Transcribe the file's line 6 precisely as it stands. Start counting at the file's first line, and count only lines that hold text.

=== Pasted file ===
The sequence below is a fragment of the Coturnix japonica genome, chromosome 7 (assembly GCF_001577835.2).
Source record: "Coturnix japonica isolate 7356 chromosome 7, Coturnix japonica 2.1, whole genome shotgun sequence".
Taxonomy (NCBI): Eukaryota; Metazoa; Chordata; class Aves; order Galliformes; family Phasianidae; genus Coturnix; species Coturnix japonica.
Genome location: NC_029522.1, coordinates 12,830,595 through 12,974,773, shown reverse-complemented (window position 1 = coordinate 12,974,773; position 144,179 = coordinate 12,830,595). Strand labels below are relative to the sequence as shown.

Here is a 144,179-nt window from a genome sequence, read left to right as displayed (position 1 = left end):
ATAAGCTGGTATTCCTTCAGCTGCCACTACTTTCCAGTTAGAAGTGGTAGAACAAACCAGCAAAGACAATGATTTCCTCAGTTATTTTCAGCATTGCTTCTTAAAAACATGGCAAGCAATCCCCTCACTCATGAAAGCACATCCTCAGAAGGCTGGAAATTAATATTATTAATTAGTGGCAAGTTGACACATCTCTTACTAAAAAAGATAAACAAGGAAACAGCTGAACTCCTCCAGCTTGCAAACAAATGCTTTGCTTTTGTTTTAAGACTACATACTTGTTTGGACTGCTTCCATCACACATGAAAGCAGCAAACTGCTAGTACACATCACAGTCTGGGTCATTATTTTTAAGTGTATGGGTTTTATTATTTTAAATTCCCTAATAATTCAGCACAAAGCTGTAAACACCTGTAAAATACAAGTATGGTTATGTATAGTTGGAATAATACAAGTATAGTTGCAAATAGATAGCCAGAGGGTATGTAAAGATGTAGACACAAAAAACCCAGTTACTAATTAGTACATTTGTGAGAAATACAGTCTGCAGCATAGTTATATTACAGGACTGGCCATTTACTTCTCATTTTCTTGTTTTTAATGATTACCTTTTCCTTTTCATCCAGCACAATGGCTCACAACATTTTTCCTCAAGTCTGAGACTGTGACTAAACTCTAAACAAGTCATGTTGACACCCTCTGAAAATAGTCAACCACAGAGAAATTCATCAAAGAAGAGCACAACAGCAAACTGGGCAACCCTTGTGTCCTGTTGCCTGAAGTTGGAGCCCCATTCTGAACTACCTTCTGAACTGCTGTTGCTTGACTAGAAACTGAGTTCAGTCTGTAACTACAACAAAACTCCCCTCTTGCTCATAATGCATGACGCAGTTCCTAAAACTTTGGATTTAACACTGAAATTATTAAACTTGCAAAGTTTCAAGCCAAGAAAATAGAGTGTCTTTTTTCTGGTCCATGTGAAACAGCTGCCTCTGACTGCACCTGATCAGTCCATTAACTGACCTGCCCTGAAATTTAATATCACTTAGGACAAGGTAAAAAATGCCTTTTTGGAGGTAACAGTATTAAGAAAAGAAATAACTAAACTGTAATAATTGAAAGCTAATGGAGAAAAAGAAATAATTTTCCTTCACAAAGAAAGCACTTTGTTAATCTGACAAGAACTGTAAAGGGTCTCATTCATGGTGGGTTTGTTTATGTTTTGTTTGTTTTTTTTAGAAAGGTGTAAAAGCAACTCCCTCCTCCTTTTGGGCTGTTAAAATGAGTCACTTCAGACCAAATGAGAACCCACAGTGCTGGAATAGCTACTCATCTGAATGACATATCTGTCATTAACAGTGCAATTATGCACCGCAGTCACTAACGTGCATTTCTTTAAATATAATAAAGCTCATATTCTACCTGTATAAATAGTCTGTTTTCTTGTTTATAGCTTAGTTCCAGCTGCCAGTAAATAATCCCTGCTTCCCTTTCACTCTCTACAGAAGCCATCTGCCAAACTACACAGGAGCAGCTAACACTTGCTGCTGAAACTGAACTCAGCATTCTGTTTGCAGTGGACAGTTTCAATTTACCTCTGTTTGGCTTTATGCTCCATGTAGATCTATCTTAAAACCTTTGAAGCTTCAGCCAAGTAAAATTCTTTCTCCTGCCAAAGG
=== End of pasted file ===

ATAAGCTGGTATTCCTTCAGCTGCCACTACTTTCCAGTTAGAAGTGGTAGAACAAACCAGCAAAGACAATGATTTCCTCAGTTATTTTCAGCATTGCTTCTTAAAAACATGGCAAGCAATCCCCTCACTCATGAAAGCACATCCTCAGAAGGCTGGAAATTAATATTATTAATTAGTGGCAAGTTGACACATCTCTTACTAAAAAAGATAAACAAGGAAACAGCTGAACTCCTCCAGCTTGCAAACAAATGCTTTGCTTTTGTTTTAAGACTACATACTTGTTTGGACTGCTTCCATCACACATGAAAGCAGCAAACTGCTAGTACACATCACAGTCTGGGTCATTATTTTTAAGTGTATGGGTTTTATTATTTTAAATTCCCTAATAATTCAGCACAAAGCTGTAAACACCTGTAAAATACAAGTATGGTTATGTATAGTTGGAATAATACAAGTATAGTTGCAAATAGATAGCCAGAGGGTATGTAAAGATGTAGACACAAAAAACCCAGTTACTAATTAGTACATTTGTGAGAAATACAGTCTGCAGCATAGTTATATTACAGGACTGGCCATTTACTTCTCATTTTCTTGTTTTTAATGATTACCTTTTCCTTTTCATCCAGCACAATGGCTCACAACATTTTTCCTCAAGTCTGAGACTGTGACTAAACTCTAAACAAGTCATGTTGACACCCTCTGAAAATAGTCAACCACAGAGAAATTCATCAAAGAAGAGCACAACAGCAAACTGGGCAACCCTTGTGTCCTGTTGCCTGAAGTTGGAGCCCCATTCTGAACTACCTTCTGAACTGCTGTTGCTTGACTAGAAACTGAGTTCAGTCTGTAACTACAACAAAACTCCCCTCTTGCTCATAATGCATGACGCAGTTCCTAAAACTTTGGATTTAACACTGAAATTATTAAACTTGCAAAGTTTCAAGCCAAGAAAATAGAGTGTCTTTTTTCTGGTCCATGTGAAACAGCTGCCTCTGACTGCACCTGATCAGTCCATTAACTGACCTGCCCTGAAATTTAATATCACTTAGGACAAGGTAAAAAATGCCTTTTTGGAGGTAACAGTATTAAGAAAAGAAATAACTAAACTGTAATAATTGAAAGCTAATGGAGAAAAAGAAATAATTTTCCTTCACAAAGAAAGCACTTTGTTAATCTGACAAGAACTGTAAAGGGTCTCATTCATGGTGGGTTTGTTTATGTTTTGTTTGTTTTTTTTAGAAAGGTGTAAAAGCAACTCCCTCCTCCTTTTGGGCTGTTAAAATGAGTCACTTCAGACCAAATGAGAACCCACAGTGCTGGAATAGCTACTCATCTGAATGACATATCTGTCATTAACAGTGCAATTATGCACCGCAGTCACTAACGTGCATTTCTTTAAATATAATAAAGCTCATATTCTACCTGTATAAATAGTCTGTTTTCTTGTTTATAGCTTAGTTCCAGCTGCCAGTAAATAATCCCTGCTTCCCTTTCACTCTCTACAGAAGCCATCTGCCAAACTACACAGGAGCAGCTAACACTTGCTGCTGAAACTGAACTCAGCATTCTGTTTGCAGTGGACAGTTTCAATTTACCTCTGTTTGGCTTTATGCTCCATGTAGATCTATCTTAAAACCTTTGAAGCTTCAGCCAAGTAAAATTCTTTCTCCTGCCAAAGG